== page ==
BY LINCOLN ANDERSON | WestView News shall return — or so its embattled publisher hopes.
The 21-year-old monthly community newspaper was recently abruptly left in the lurch when its paid staff and many of its volunteer contributors bolted to a form a new breakaway newspaper called New WestView News.
The defectors scoff that WestView News won’t be able to survive the loss. It’s already midway through the month and the paper still has not put out a December issue.
However, George Capsis, the founder and publisher of WestView, said they have, in fact, been working on an issue and plan to have it come out on Tuesday, his birthday.
“We hope to print on Monday,” he told The Village Sun, “with a picture of me and my family on my 95th birthday. We will get out the December issue, I hope.”
Asked if his photo would be on Page 1, he said no — but then said, who knows, maybe.
Asked if Dusty Berke would continue to hold the managing editor spot moving forward, Capsis said, “You’ve asked an extremely complex question, which I cannot answer. You know, Dusty is great support for me. Dusty is a very good right hand — and sometimes she’s not only a right hand, she’s a left hand. The paper has its own demands.”
Berke, who is 35 years Capsis’s junior, said the publisher is doing O.K.
“He’s proud and he’s strong and he’s sharp,” she said. “People are underestimating him.”
However, she admitted that Capsis does need help getting around. To be safe, he uses a walker, though sometimes, she said, he can rely on “touchpoints” around the house.
“George lost the strength in his legs after he had stents put in a year ago,” she said.
Their relationship, though, is sometimes tempestuous.
Capsis said that, yes, he would ideally sue District Leader Arthur Schwartz, the senior editor of the breakaway newspaper, but that he’s concerned about the expense.
“I would like to sue him,” he said. “It costs $5,000. He’s a lawyer — he doesn’t have the expense.”
However, Berke didn’t hold back: “Arthur’s paper has to fold up and go away,” she declared. “Arthur will be lucky if George does not move to disbar him. He should just go crawl under a rock and be happy George doesn’t take his law license. A lot of people think that George should take him down.”
For his part, Schwartz has said that New WestView News is perfectly legal, but that they will tweak the design — after the first issue’s look nearly exactly mirrored WestView — and possibly the paper’s name for the next issue.
Berke claimed that advertisers that were in WestView News are confused at having appeared in the December issue of New WestView News.
“Golden Woks said, ‘I have no idea what they’re talking about,'” she said.
Meanwhile, she defended an article that ran a few months ago on Lee Zeldin, the Republican candidate for governor, noting, “I want to hear what the other side is thinking. People in the Village are intelligent [and can make up their own minds]. He’s not going to win.”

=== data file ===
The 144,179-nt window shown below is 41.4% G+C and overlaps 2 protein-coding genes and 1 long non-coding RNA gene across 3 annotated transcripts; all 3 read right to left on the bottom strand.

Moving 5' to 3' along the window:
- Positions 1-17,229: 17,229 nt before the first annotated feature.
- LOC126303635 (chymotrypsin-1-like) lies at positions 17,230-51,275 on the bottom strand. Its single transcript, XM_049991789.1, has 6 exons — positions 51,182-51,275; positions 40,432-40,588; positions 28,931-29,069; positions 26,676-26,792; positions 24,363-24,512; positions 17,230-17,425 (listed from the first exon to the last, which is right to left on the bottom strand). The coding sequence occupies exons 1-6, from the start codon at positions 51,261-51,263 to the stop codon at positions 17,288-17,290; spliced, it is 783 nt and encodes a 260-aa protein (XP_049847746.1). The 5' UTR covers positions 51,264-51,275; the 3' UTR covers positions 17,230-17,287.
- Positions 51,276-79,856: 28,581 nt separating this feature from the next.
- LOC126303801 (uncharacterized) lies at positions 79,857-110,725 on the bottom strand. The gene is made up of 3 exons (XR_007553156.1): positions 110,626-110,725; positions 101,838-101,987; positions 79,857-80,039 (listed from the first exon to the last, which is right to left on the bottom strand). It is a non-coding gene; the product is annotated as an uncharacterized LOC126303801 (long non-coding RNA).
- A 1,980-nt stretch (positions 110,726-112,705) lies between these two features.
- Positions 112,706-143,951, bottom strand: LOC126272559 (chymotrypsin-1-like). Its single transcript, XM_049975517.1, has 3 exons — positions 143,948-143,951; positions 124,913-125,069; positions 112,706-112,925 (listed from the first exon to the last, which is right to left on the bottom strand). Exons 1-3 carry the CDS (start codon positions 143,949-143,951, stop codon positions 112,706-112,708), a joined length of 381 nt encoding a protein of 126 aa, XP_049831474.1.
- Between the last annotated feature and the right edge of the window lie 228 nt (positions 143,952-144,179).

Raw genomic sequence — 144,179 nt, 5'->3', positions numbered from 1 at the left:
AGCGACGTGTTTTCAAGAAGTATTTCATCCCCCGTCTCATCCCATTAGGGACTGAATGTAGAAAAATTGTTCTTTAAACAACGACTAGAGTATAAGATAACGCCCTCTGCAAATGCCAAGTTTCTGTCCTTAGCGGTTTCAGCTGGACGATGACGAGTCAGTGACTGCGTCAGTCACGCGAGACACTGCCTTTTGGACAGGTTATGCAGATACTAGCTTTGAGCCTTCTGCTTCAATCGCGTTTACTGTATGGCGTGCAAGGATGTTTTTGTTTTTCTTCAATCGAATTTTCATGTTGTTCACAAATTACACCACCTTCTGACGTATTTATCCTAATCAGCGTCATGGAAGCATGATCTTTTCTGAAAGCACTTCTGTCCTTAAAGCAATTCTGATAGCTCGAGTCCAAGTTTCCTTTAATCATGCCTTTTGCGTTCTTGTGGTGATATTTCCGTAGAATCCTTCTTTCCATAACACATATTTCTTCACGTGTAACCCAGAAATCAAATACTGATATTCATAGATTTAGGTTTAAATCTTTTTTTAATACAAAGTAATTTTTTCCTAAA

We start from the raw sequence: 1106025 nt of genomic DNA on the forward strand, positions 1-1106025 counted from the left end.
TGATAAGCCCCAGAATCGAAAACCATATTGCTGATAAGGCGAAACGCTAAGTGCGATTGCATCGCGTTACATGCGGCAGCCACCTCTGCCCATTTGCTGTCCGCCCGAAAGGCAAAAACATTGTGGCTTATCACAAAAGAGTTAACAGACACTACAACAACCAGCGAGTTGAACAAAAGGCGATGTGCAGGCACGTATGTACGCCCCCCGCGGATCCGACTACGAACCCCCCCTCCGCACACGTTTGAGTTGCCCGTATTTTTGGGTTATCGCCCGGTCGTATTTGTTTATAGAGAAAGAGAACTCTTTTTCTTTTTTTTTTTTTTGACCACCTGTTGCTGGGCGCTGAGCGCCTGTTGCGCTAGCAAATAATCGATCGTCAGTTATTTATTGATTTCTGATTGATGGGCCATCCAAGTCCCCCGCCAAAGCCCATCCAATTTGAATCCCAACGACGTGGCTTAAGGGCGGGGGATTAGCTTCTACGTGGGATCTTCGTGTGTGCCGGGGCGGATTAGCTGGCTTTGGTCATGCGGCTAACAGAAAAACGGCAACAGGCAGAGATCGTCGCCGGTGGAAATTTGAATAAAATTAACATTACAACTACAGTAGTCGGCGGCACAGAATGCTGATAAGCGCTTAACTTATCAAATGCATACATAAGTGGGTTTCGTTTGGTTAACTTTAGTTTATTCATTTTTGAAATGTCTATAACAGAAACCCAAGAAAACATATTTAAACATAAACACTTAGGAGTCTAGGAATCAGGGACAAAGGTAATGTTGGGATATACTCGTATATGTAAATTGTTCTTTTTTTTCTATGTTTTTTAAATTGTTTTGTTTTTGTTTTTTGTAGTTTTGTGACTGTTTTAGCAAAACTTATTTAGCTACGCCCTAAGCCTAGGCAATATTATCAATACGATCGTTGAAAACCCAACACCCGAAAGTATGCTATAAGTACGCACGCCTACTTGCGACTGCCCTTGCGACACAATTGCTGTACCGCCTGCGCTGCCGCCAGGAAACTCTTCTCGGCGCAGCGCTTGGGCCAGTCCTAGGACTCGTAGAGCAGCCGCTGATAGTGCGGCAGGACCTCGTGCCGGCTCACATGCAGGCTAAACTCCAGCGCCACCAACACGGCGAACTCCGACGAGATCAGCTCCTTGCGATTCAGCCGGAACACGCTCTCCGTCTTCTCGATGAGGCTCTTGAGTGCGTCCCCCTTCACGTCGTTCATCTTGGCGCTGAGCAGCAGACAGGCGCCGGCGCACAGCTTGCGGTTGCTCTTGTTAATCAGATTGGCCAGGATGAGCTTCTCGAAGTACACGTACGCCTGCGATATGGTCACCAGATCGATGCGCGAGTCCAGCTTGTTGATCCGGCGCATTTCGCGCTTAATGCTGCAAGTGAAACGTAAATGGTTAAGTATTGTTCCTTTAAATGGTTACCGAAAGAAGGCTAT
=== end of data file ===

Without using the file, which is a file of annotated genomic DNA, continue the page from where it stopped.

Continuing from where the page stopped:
Berke also noted she fought to get an article by Carol Yost about women deciding to refuse hysterectomies into the paper, over the objections of the editorial and production staff, who allegedly tried to keep it out.
“It got 27 comments,” she said, proudly.
“I came here at a time when George needed help,” said Berke, who lives in Capsis’s Charles Street townhouse. “I didn’t need money. I wanted to help and I wanted to learn the newspaper business. I think those women should be ashamed of themselves,” she said of the former WestView staff that split.
“And Arthur wants the paper,” she charged. “He’s wanted it ever since I got here. … I had a two-bedroom beach house I could go to before I got here. I’m here because I believe in George. I believe in free press. And I believe we did something great.”
However, it’s no secret that Berke wants WestView, too. She previously told The Village Sun that, if she could, she would buy WestView for $100,000, put it into a trust and create a legacy foundation to operate it.
As for what will be on Page 1 of the new issue, a rumor has it there will be an article by Diane Sare, who ran on the LaRouche line versus Chuck Schumer in November, winning less than 0.5 percent of the vote. Although there are two separate newspapers — a WestView and a New WestView — it doesn’t mean there are not leaks of information back and forth.
Berke didn’t confirm the rumor, but said, “O.K., I don’t know a lot about Lyndon LaRouche. But she’s a lifelong Democrat and she’s fighting for the same things they are.”
According to LaRouche’s Feb. 2019 obituary in The New York Times, “He began his political career on the far left and ended it on the far right.”
As for Capsis, he said what would be on WestView’s Page 1 was not nailed down yet. He said that for most of the newspaper’s nearly 20 years, he decided what was going into it, but that in the last three or four years, Kim Plosia, its former managing editor, “collected the articles” that would run. Plosia is now the managing editor of New WestView.
Although Berke said she’s not set on holding onto the managing editor title, which she only first assumed in November, she’s proud of the newspaper that she put out that month.
“As soon as we get someone else,” she said, “it’ll be their name on it.”